There was that yummmmmmy day when I tried a very sweet lychee drink.
There was that day when I saw a girl wandering on her roof in her night-gown.
There was that day when I gave a photo some embroidered pants.
There was that day when our friends bought us some fresh beans from the States, and we took turns to smell them.
There was that day when it was the 4th of July, and the boys finally organised themselves to spell this out.,,
...and that I captured this pretty awesome photo of Nate.
Now, this Saturday, Anna and I will be boarding a 28 hour train to Chennai, and will fly out on the Monday to SRI LANKA!! We will spend a couple of nights in Colombo, one up in the mountains where we will climb Adam's Peak, then we will travel to the east to Trincomalee for 3 nights on the Uppuvelli beach, before spending our final night (and Anna's birthday) in a nice hotel back in Colombo. We will return slightly different shades of skin colour when we return I am sure (me red, Anna tan), and relaxed and refreshed. At least that is the aim of this trip! It will also be marking the half-way point of my stay here in India.
See you all later!

Tuesday, 10 July 2012

The most perfect moment of my existence.

It had been days of merciless, sweat-breaking heat; it was the excited voice of one of the women that broke through my concentration at work, "Bishti, bishti!"
My heart leapt - finally.

I ran outside to the balcony, plunging my hand into the crying sky, exclaiming my excitement with bursts of laughter. All around me others were doing the same, and we all shared the same smile with each other, lit with bright eyes.

My feet hurriedly carried me down a flight of stairs to the open courtyard in the centre of our building, and childlike again, I laughed, splashed, and clapped in the soothing rain's heavy tears. (Think Bollywood classic rain-dance scene).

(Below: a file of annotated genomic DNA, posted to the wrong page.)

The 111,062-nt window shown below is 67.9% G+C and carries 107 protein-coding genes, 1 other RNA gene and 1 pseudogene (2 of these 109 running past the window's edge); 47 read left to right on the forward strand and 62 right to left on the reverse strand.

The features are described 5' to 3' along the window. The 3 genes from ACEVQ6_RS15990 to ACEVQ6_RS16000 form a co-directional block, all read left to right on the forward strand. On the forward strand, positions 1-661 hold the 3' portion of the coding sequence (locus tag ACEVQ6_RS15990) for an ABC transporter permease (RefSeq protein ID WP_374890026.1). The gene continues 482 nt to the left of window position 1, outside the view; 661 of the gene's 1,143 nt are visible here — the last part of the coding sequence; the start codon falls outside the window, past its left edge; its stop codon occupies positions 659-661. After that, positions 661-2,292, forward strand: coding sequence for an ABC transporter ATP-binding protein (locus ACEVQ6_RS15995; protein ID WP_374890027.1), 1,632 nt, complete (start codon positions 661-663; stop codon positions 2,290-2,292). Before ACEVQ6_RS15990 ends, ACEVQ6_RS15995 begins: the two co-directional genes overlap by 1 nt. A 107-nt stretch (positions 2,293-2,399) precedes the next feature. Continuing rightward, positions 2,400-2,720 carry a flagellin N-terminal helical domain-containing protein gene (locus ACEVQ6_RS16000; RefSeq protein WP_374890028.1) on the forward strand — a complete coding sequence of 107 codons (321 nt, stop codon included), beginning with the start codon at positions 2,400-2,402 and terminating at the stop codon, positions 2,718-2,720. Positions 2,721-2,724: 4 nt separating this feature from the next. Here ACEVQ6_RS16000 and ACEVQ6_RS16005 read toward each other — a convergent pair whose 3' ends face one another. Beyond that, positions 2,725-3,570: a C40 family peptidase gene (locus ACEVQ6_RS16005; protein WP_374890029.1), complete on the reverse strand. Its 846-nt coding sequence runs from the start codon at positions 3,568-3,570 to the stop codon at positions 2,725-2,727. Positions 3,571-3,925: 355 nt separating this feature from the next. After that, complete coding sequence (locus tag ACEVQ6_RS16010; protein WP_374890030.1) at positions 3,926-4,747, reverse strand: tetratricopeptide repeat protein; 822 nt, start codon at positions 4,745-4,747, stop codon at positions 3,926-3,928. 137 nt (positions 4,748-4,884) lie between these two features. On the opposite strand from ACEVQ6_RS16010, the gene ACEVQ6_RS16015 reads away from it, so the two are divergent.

Hearing pearls of piercing laughter behind me, I turned to see the faces of tiny humans, faces pressed against the bars to their creche. We ran to them, lifted them into the air, and led them into the presence of the rain, watching their expressions contort in mixed emotions; first the shock of the cold, then the smiles that split their faces in two from ear-to-ear, with an escaped giggle or scream here and there.

One of the girls immediately made herself comfortable in my arms once her feet had left the ground. She wound one arm around me to play with my hair, the the other hung by her side, and at times would hold my own arm. Her hed nestled into the hollow of my neck and shoulder, and I stood there, swaying in the rain, humming a tune I don't know, and closed my eyes, with her enjoying the cold against her bare back.

Holding my arm against her skin, it continued to shock me just how pale I have become since being here; I have taken every step to stay out of the sun (due to the heat), so I have become almost transparent, I swear!

From time to time she would lift her head right back, looking straight up into the path of the droplets of water, her smile frozen on her face, and I just stood in awe at the simplicity of her excitement. Rain back home would rarely cause this expression. For a split second she would make eye contact, grin, then continue her silent wonder at the falling sky, her bottom lip beginning to quiver from the cold.

The cracking sound of head-meets-concrete brought us all back to reality; one of the little boys was too excited, running around, and learned the consequences of gravity. His cries of pain caused a slight anxiety at first among us, but then we all couldn't help giggling, surrounding him, and smothering him in a thousand kisses.

Leaving the children to slide, splash, and squeal, I let my feet again traipse back up the stairs, and into my office, where I stared momentarily at my computer, and wondered, "Did that just happen?"